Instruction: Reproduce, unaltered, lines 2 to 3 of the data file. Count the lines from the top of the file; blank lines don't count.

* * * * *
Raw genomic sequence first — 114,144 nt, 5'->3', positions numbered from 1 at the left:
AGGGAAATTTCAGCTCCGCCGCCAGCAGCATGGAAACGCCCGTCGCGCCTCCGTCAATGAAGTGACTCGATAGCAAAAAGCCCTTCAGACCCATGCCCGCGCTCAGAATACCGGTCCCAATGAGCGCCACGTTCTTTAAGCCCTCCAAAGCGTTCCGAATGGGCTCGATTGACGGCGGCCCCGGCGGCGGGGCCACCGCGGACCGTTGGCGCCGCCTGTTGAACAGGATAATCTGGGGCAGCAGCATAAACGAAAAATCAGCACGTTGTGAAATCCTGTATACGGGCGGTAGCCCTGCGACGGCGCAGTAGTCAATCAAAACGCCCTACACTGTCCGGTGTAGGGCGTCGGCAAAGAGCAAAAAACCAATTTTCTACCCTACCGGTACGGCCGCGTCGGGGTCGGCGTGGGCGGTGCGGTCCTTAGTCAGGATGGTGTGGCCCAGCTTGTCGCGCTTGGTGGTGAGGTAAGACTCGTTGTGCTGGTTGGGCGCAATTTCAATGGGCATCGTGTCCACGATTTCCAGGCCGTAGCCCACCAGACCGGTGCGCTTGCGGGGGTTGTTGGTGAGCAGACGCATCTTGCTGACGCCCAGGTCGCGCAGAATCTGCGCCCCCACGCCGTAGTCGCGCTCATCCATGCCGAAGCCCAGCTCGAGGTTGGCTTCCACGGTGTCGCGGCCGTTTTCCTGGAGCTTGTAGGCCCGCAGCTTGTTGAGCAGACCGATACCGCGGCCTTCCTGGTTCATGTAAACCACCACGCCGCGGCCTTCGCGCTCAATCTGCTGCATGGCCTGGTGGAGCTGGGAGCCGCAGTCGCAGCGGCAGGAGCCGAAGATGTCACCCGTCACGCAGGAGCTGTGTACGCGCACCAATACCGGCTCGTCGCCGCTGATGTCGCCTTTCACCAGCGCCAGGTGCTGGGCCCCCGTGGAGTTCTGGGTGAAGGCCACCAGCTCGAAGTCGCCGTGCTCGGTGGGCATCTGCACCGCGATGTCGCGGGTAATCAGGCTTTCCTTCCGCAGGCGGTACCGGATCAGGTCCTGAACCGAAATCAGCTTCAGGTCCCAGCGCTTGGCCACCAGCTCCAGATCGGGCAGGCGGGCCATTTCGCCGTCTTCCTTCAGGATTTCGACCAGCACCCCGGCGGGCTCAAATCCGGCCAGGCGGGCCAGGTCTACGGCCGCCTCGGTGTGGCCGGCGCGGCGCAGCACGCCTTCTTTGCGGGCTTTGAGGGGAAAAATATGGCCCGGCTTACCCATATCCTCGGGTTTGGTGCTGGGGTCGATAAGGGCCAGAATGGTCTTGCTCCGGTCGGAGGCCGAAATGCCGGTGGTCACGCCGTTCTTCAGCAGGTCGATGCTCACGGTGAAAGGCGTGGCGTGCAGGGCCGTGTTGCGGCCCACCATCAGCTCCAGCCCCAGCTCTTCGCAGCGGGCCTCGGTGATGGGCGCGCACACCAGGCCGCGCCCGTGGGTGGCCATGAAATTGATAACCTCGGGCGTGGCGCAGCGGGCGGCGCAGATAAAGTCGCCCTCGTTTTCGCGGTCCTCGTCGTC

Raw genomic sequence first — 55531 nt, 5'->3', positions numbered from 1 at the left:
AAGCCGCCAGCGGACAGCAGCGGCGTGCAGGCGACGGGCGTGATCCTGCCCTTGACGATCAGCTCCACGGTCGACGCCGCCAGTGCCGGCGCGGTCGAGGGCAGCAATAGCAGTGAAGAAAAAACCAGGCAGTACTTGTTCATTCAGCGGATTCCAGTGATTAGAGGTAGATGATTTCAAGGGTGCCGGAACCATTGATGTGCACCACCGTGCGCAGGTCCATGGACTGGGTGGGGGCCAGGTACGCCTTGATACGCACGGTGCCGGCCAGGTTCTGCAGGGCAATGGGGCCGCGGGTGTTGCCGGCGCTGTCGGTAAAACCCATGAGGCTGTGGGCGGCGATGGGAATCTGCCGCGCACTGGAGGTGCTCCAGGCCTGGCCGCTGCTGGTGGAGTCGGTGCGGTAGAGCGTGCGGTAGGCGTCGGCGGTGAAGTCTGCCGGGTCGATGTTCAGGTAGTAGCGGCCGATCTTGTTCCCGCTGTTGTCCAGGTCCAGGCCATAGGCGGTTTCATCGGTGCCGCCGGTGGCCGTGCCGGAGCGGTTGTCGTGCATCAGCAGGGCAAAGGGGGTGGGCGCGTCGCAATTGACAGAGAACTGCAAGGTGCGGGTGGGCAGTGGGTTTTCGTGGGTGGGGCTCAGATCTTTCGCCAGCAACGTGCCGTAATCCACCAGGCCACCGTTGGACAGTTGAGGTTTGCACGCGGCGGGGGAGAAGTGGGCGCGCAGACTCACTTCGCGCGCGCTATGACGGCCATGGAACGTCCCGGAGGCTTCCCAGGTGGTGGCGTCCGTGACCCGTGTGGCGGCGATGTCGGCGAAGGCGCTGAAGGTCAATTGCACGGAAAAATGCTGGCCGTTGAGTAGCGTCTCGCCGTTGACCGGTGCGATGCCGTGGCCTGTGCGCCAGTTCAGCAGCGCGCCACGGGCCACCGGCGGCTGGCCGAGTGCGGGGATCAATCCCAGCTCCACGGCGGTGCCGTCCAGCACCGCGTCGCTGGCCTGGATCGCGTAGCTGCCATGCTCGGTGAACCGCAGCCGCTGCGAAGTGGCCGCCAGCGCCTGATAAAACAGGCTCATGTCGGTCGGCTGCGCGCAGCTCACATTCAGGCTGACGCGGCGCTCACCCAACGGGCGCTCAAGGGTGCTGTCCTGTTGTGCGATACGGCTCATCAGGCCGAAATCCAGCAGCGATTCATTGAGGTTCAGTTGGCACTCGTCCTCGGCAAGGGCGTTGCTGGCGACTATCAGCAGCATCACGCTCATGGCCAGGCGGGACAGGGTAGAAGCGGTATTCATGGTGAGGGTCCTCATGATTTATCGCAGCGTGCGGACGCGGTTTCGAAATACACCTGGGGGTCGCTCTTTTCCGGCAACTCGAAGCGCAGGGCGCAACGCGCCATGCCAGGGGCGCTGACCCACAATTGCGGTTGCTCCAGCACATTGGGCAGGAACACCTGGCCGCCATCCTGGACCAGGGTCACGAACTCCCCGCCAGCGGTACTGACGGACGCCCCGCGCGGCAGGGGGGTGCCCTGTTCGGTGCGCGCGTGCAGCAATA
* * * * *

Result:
AGGGAAATTTCAGCTCCGCCGCCAGCAGCATGGAAACGCCCGTCGCGCCTCCGTCAATGAAGTGACTCGATAGCAAAAAGCCCTTCAGACCCATGCCCGCGCTCAGAATACCGGTCCCAATGAGCGCCACGTTCTTTAAGCCCTCCAAAGCGTTCCGAATGGGCTCGATTGACGGCGGCCCCGGCGGCGGGGCCACCGCGGACCGTTGGCGCCGCCTGTTGAACAGGATAATCTGGGGCAGCAGCATAAACGAAAAATCAGCACGTTGTGAAATCCTGTATACGGGCGGTAGCCCTGCGACGGCGCAGTAGTCAATCAAAACGCCCTACACTGTCCGGTGTAGGGCGTCGGCAAAGAGCAAAAAACCAATTTTCTACCCTACCGGTACGGCCGCGTCGGGGTCGGCGTGGGCGGTGCGGTCCTTAGTCAGGATGGTGTGGCCCAGCTTGTCGCGCTTGGTGGTGAGGTAAGACTCGTTGTGCTGGTTGGGCGCAATTTCAATGGGCATCGTGTCCACGATTTCCAGGCCGTAGCCCACCAGACCGGTGCGCTTGCGGGGGTTGTTGGTGAGCAGACGCATCTTGCTGACGCCCAGGTCGCGCAGAATCTGCGCCCCCACGCCGTAGTCGCGCTCATCCATGCCGAAGCCCAGCTCGAGGTTGGCTTCCACGGTGTCGCGGCCGTTTTCCTGGAGCTTGTAGGCCCGCAGCTTGTTGAGCAGACCGATACCGCGGCCTTCCTGGTTCATGTAAACCACCACGCCGCGGCCTTCGCGCTCAATCTGCTGCATGGCCTGGTGGAGCTGGGAGCCGCAGTCGCAGCGGCAGGAGCCGAAGATGTCACCCGTCACGCAGGAGCTGTGTACGCGCACCAATACCGGCTCGTCGCCGCTGATGTCGCCTTTCACCAGCGCCAGGTGCTGGGCCCCCGTGGAGTTCTGGGTGAAGGCCACCAGCTCGAAGTCGCCGTGCTCGGTGGGCATCTGCACCGCGATGTCGCGGGTAATCAGGCTTTCCTTCCGCAGGCGGTACCGGATCAGGTCCTGAACCGAAATCAGCTTCAGGTCCCAGCGCTTGGCCACCAGCTCCAGATCGGGCAGGCGGGCCATTTCGCCGTCTTCCTTCAGGATTTCGACCAGCACCCCGGCGGGCTCAAATCCGGCCAGGCGGGCCAGGTCTACGGCCGCCTCGGTGTGGCCGGCGCGGCGCAGCACGCCTTCTTTGCGGGCTTTGAGGGGAAAAATATGGCCCGGCTTACCCATATCCTCGGGTTTGGTGCTGGGGTCGATAAGGGCCAGAATGGTCTTGCTCCGGTCGGAGGCCGAAATGCCGGTGGTCACGCCGTTCTTCAGCAGGTCGATGCTCACGGTGAAAGGCGTGGCGTGCAGGGCCGTGTTGCGGCCCACCATCAGCTCCAGCCCCAGCTCTTCGCAGCGGGCCTCGGTGATGGGCGCGCACACCAGGCCGCGCCCGTGGGTGGCCATGAAATTGATAACCTCGGGCGTGGCGCAGCGGGCGGCGCAGATAAAGTCGCCCTCGTTTTCGCGGTCCTCGTCGTC

Raw genomic sequence first — 55531 nt, 5'->3', positions numbered from 1 at the left: